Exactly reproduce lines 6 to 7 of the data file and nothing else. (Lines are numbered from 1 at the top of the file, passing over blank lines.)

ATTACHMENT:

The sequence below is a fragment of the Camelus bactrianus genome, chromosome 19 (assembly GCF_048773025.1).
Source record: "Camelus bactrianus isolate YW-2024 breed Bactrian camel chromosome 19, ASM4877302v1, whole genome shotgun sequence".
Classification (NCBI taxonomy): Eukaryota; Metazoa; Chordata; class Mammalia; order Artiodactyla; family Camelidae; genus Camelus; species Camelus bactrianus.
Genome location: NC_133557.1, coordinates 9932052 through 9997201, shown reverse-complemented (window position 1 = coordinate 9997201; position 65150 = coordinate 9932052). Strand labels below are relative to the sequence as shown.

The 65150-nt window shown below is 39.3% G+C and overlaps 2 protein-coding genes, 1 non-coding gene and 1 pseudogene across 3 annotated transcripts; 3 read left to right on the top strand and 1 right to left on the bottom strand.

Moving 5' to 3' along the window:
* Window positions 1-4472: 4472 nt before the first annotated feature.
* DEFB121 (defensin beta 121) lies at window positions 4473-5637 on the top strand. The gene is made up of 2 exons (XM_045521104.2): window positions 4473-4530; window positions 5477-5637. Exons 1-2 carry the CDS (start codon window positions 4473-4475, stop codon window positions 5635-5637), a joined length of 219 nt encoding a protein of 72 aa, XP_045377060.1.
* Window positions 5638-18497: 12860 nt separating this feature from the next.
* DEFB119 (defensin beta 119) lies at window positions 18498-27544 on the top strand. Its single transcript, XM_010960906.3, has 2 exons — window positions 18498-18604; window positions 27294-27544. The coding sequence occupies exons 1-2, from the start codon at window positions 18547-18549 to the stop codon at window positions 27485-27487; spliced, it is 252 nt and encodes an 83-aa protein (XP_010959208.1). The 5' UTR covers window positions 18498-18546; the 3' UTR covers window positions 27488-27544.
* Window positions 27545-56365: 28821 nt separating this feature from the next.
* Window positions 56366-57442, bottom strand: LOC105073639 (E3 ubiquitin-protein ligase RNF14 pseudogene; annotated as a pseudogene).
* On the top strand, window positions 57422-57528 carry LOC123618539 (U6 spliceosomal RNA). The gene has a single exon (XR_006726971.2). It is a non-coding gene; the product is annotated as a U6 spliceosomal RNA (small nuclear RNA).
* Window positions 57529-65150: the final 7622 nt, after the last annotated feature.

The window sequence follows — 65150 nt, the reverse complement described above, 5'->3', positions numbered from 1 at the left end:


Moving 5' to 3' along the window:
* Window positions 1-4472: 4472 nt before the first annotated feature.